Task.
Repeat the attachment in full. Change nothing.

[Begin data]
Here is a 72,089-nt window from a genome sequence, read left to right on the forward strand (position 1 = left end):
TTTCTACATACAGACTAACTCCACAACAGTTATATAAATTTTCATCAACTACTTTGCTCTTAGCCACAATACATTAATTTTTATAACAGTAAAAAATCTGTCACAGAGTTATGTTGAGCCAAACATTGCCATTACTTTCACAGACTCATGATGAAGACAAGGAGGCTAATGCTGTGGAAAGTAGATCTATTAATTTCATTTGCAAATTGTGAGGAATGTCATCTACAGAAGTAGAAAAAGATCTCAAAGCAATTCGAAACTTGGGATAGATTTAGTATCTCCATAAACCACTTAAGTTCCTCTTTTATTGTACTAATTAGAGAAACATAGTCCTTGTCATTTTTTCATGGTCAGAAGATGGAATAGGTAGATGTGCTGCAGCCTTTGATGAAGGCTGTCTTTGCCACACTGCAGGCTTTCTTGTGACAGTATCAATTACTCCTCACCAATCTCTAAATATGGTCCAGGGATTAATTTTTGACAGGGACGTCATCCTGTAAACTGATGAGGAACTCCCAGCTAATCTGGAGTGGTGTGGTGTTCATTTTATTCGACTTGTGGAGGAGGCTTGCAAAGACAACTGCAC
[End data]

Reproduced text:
Here is a 72,089-nt window from a genome sequence, read left to right on the forward strand (position 1 = left end):
TTTCTACATACAGACTAACTCCACAACAGTTATATAAATTTTCATCAACTACTTTGCTCTTAGCCACAATACATTAATTTTTATAACAGTAAAAAATCTGTCACAGAGTTATGTTGAGCCAAACATTGCCATTACTTTCACAGACTCATGATGAAGACAAGGAGGCTAATGCTGTGGAAAGTAGATCTATTAATTTCATTTGCAAATTGTGAGGAATGTCATCTACAGAAGTAGAAAAAGATCTCAAAGCAATTCGAAACTTGGGATAGATTTAGTATCTCCATAAACCACTTAAGTTCCTCTTTTATTGTACTAATTAGAGAAACATAGTCCTTGTCATTTTTTCATGGTCAGAAGATGGAATAGGTAGATGTGCTGCAGCCTTTGATGAAGGCTGTCTTTGCCACACTGCAGGCTTTCTTGTGACAGTATCAATTACTCCTCACCAATCTCTAAATATGGTCCAGGGATTAATTTTTGACAGGGACGTCATCCTGTAAACTGATGAGGAACTCCCAGCTAATCTGGAGTGGTGTGGTGTTCATTTTATTCGACTTGTGGAGGAGGCTTGCAAAGACAACTGCAC